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Fearless Critic restaurant review
Upmarket restaurant

Wed–Mon 6:00pm–8:30pm

Features Date-friendly, good wines, outdoor dining
Bar Beer, wine, liquor
Credit cards Visa, MC, AmEx
Reservations Essential


Washington, VA
309 Middle St.
Washington, VA
(540) 675-3800
The Inn at Little Washington
A lovely, spectacularly expensive restaurant pretending to have a world-class kitchen

Even in a world of fluffy credentialling organizations, the Relais & Châteaux experience tends to be specific and consistent. A drink before dinner—in the evocative garden, perhaps, or the warm, cozy library—is an aristocratic expectation. Servers strike a fine balance: unpretentious yet encyclopedic, personal yet not too folksy. A series of rooms is illuminated by a genteel gauze of orange light, appeasing the geezers with sufficient quantities of blown glass and patterned wallpapers without coming off like shiny Rococo ballrooms. The room smells of candles and fresh flowers. A meal here—an hour’s drive from DC—is a full evening’s entertainment. It is expensive. It is civilized. It is life-affirming.

Relais & Châteaux has a problem on its hands, though, when one of its restaurants doesn’t seem to have noticed that romance-novel nouns (it’s a “fantasia,” not a salad; a “marriage,” not a pairing) were long ago relegated to the first-class cabins of domestic airlines, or that people now expect serious, cutting-edge execution from $500 meals.

The Inn at Little Washington does seem to have a way with tuna. An impeccable tartare (here it’s a “mélange”), well set against a strong yuzu sorbet, isn’t overwhelmed by mango and avocado, while a cooked version (here it’s “pepper-crusted tuna pretending to be a filet mignon”) might come wisely topped with an expertly seared lobe of duck foie gras. Rigatoni, aged Gouda, country ham, and faint black truffle are comforting flavors and textures in “macaroni and cheese”; spinach raviolini exude the very essence of the vegetable.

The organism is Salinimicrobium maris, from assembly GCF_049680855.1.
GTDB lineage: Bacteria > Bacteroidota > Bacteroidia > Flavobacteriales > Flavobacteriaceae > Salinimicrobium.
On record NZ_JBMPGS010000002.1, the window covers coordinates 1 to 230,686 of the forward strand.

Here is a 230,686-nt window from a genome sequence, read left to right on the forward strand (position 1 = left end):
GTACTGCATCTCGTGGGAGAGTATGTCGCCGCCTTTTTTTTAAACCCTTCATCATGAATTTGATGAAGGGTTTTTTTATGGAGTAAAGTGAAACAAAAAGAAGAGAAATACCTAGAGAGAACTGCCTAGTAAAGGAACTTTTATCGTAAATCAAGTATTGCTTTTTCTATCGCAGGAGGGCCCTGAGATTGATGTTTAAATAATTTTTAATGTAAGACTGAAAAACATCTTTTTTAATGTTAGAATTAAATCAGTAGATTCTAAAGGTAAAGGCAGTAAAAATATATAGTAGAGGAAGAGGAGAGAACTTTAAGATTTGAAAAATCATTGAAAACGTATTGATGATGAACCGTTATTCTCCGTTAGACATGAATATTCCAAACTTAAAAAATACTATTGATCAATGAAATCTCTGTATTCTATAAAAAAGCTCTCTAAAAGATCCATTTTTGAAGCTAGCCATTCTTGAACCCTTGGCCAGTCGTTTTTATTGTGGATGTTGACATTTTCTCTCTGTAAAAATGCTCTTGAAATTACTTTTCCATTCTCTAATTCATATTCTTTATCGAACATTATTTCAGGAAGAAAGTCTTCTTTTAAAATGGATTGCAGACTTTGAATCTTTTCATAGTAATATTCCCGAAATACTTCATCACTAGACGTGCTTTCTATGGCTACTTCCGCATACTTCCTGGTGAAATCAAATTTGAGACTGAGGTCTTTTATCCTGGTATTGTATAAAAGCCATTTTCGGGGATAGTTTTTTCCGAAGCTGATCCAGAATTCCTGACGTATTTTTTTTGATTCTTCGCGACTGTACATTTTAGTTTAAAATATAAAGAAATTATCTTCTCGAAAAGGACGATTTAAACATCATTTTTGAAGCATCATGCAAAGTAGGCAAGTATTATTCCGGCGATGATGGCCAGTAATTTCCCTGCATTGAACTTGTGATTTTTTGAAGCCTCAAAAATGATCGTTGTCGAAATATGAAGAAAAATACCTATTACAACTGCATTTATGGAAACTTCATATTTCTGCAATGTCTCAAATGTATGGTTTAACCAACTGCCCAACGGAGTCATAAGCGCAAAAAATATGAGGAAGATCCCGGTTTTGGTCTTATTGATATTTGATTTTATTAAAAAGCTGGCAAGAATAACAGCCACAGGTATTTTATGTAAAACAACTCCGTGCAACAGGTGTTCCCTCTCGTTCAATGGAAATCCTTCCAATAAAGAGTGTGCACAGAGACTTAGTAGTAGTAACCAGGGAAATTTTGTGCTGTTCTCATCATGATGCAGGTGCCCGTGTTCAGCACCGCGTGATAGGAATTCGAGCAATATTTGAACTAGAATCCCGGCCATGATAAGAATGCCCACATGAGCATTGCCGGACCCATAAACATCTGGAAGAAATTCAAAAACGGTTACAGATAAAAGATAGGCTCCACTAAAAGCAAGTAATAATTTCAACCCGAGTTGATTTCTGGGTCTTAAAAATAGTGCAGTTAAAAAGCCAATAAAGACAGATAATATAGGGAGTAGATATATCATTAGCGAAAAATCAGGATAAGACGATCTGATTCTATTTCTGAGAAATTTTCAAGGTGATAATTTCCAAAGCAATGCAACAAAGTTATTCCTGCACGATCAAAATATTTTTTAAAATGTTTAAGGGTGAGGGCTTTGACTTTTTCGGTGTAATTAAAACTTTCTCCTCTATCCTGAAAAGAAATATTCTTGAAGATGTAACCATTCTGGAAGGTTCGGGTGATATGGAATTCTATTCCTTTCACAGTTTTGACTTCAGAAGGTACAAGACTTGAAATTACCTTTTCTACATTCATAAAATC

Too often, though, the kitchen fails to fulfill the promise of its overambitious menu. “Pan-seared New England cod” comes chewy and overcooked, unenhanced by its wimpy pork crust. Cold foie gras torchon—a simple test of a kitchen’s exuberance—is cooked to excessive softness, a far cry from the firm, buttery mi-cuit sort that makes your eyes roll back into your head. Heirloom tomatoes come with buttery mozzarella but inexcusably little sweetness. Crab cakes are standard; lobster is undistinguished; lamb carpaccio is tender but underflavored; an over-roasted, uninteresting roast veal loin, dubbed “veal parmesan reincarnated,” makes us wistful for the Italian-American original.

The Inn’s wine list is elaborate, well constructed, and conceals a few rare treats in the far reaches of the cellar (a simple but intact 1982 Volnay-Taillepieds for $50), and the sommelier knows her stuff. Still, it’s almost impossible to get out of the Inn for less than $200 a head—even on lower-priced weekdays. Get the tasting menu with wine pairings, and it’s more like $400 per person. Now there’s a financial crisis.

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